Top 5 Marketing Mistakes Indie Authors Make (And How to Do Better)
Some indie authors sell thousands of books. Most don't. Here are five marketing mistakes we see indie authors make that land them in that "most don't" category, and a few suggestions on how to do better.
5. Write a lousy book
Fail: It's hard to sell a bad product. Especially when there are lots and lots and lots of good products around. Lots of indie authors have a bad case of "I-can-do-that-itis." You read a book and think, "I can do better than that." True, you may be able to write better than someone else, but being better than someone else doesn't mean you're good enough to warrant an audience's time and money.
Fix: Don't confuse talent with skill. Get some training. Sure, there are people who are naturally gifted with words, but I have never, ever met anyone who was naturally gifted at grammar. And very few of us are naturally gifted when it comes to spelling or vocabulary. Take classes, read books, watch webinars, join peer groups, attend conventions. Learn your craft; hone your skills. Do you need an MFA in creative writing to make it as an author? Not at all, but plenty of published writers found they got better at their craft once they had one. Did they get more talented? No, they got more trained.
4. Act as Author, Proofreader and Copyeditor
Fail: Typos, misspelled and misused words are common in indie books.
Fix: You are the worst person to proofread and copyedit your own work. You already know what you mean so you glide over "close" when it should be "closed." The skills of a good author are not the same as the skills of a good proofreader or copyeditor. Get someone to proof and edit your book who isn't a friend or relative (translation: someone who doesn't love you and isn't afraid to tell you the truth about your work even if it might hurt your feelings).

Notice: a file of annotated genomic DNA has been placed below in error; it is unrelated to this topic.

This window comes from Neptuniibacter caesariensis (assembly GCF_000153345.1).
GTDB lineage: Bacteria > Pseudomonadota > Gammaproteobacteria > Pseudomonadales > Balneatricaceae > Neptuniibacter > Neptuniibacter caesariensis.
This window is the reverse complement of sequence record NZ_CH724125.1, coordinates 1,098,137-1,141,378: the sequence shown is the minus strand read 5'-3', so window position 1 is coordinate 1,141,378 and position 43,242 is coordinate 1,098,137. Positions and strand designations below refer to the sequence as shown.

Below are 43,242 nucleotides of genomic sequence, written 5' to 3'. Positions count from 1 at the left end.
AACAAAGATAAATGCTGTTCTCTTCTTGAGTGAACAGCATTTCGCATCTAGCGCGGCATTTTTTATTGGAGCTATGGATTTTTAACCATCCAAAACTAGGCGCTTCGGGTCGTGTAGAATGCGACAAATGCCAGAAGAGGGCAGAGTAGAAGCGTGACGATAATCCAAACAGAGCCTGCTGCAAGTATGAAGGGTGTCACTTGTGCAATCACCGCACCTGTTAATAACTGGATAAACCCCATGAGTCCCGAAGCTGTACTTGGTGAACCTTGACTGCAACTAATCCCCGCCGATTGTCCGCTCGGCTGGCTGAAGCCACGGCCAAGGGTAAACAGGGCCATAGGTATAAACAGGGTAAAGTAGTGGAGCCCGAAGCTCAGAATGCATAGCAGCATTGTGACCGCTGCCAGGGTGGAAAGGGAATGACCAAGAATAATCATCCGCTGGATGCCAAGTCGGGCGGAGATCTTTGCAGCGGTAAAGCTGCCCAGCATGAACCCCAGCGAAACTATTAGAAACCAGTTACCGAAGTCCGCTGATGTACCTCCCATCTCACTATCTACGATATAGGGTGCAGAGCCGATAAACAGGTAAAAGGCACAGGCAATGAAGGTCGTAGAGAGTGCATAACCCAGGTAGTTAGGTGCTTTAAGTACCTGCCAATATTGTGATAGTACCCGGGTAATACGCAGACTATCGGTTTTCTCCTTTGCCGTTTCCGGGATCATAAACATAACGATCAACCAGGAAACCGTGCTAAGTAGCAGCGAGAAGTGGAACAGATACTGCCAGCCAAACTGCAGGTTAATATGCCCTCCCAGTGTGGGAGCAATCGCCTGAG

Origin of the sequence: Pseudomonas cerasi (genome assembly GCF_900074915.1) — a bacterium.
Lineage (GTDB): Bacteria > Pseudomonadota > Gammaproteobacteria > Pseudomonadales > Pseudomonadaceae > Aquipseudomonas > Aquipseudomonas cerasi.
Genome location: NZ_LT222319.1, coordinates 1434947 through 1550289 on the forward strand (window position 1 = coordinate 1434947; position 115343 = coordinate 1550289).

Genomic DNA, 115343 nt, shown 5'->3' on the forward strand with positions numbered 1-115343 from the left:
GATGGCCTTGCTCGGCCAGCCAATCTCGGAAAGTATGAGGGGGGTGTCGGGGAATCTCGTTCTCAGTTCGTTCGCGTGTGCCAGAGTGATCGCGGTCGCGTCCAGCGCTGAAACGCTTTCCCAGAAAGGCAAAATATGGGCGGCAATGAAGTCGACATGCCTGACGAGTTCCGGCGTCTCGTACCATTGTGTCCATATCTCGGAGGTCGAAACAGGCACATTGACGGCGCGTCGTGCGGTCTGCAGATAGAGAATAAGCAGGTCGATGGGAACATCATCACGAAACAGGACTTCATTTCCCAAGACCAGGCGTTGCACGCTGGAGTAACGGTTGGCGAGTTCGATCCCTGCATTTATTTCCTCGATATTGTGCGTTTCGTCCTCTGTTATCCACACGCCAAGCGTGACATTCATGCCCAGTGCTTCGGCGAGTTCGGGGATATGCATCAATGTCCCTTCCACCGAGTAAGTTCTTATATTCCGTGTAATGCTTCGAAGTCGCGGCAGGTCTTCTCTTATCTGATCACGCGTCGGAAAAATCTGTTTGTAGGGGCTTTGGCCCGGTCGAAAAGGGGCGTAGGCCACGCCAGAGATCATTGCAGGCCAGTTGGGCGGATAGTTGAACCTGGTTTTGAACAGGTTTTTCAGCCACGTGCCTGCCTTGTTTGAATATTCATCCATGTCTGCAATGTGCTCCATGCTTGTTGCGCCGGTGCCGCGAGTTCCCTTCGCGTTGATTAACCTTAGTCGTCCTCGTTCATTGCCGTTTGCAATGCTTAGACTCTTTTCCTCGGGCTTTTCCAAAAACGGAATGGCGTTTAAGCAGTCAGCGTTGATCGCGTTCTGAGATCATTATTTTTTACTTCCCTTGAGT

Can't afford the high cost of a professional, experienced proofreader or editor? Research low-cost options. Start-up companies usually have lower prices than their established counterparts. Dig around and you should be able to find one that offers quality work for a reasonable price. Negotiate a barter or trade.
3. Use a Bad Cover
Fail: Book covers are supposed to attract a reader's attention and convey a sense of the genre, tone and focus of the book. Unless you are a graphic artist, don't design your own book cover. Again, you already know what the book's about so that bookcover with one drop of bright red blood falling on a crumpled dollar bill might mean something to you, but won't give readers enough information to prompt them to pick up the book (or click on the link) to find out more. (One drop of bright red blood falling on a crumpled dollar bill could be the cover for a murder-for-hire mystery or a BDSM romance set in a check cashing store. Don't make readers guess.)
Fix: Work with a book cover designer. Preferably one who knows about the genre, tone and focus of the book before he or she starts working on the design. (You might luck into a usable cover at one of those stock-art mix-and-match websites, but a usable cover isn't the same as a wonderful cover.)